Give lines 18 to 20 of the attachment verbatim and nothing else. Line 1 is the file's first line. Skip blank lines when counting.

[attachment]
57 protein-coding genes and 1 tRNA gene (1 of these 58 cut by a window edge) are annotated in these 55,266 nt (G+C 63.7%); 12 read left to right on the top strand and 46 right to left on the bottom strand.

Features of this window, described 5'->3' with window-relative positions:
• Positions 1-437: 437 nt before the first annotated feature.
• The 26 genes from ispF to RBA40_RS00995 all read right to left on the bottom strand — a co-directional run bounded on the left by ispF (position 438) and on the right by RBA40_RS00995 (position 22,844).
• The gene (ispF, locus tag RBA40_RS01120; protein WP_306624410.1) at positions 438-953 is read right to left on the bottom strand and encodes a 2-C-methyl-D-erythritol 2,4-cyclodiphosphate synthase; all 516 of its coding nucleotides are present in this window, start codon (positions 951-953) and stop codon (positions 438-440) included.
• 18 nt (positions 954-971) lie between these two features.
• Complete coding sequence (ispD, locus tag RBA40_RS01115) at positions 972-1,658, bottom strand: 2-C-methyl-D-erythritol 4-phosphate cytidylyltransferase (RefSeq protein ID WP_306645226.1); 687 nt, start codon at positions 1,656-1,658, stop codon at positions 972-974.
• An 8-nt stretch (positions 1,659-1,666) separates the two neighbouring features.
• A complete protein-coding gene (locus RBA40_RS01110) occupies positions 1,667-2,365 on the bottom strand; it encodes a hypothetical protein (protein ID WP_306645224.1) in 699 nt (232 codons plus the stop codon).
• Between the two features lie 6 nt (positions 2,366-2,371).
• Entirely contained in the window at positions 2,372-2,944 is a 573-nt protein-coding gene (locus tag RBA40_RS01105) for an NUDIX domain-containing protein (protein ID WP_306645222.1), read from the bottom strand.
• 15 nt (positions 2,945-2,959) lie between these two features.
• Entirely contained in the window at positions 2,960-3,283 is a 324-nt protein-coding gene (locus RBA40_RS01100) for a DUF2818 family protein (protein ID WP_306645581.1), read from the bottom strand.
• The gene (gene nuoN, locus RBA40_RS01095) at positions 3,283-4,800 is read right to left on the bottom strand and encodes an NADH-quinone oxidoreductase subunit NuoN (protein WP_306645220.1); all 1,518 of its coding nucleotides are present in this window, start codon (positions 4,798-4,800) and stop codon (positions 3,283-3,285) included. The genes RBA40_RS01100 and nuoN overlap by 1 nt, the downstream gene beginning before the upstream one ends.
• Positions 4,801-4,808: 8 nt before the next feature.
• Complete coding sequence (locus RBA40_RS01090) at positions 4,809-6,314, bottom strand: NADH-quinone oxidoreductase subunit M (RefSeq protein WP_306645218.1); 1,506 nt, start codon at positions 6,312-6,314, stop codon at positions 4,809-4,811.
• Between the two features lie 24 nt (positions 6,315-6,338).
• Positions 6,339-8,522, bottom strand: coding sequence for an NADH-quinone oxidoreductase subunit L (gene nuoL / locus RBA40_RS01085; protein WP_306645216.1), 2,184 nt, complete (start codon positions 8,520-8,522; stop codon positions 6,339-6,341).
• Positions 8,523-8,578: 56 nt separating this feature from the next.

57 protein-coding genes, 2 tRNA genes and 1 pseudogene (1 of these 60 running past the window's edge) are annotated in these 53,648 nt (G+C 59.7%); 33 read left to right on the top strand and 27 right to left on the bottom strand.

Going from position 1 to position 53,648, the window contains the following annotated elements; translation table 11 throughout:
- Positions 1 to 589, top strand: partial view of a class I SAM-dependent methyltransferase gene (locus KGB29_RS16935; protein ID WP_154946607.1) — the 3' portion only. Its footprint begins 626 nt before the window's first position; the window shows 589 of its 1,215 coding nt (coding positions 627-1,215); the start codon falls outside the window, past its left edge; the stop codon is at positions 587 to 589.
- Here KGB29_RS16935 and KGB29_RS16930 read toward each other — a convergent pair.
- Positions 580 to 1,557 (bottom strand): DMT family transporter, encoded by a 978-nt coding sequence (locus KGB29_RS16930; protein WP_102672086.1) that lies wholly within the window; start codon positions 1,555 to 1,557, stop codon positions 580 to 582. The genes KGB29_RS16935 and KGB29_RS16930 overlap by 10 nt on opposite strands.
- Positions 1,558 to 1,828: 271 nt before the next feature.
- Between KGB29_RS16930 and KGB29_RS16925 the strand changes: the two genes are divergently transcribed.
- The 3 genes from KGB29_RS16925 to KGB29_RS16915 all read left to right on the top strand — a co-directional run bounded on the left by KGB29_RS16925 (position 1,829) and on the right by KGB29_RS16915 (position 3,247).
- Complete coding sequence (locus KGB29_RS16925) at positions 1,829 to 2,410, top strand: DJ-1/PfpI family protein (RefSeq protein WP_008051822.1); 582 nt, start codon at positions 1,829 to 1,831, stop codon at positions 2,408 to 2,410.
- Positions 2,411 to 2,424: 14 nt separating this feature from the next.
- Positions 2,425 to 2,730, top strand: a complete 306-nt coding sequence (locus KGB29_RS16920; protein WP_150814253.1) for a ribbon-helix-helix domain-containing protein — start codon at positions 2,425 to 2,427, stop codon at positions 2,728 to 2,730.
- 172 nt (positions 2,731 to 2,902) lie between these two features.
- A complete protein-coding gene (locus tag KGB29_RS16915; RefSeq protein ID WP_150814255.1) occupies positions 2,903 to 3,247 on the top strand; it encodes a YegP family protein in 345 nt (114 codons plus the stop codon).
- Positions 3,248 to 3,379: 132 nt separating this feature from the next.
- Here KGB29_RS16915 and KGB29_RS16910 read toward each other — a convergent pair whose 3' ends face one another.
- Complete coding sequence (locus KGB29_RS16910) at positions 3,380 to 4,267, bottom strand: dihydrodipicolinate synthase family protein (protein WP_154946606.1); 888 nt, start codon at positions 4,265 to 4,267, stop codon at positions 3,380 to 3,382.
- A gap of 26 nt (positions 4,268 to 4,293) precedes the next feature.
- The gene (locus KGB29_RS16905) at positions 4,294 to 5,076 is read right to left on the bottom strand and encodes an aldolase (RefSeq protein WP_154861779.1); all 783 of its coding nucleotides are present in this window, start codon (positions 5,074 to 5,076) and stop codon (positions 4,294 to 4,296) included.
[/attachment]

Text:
• Positions 6,339-8,522, bottom strand: coding sequence for an NADH-quinone oxidoreductase subunit L (gene nuoL / locus RBA40_RS01085; protein WP_306645216.1), 2,184 nt, complete (start codon positions 8,520-8,522; stop codon positions 6,339-6,341).
• Positions 8,523-8,578: 56 nt separating this feature from the next.

57 protein-coding genes, 2 tRNA genes and 1 pseudogene (1 of these 60 running past the window's edge) are annotated in these 53,648 nt (G+C 59.7%); 33 read left to right on the top strand and 27 right to left on the bottom strand.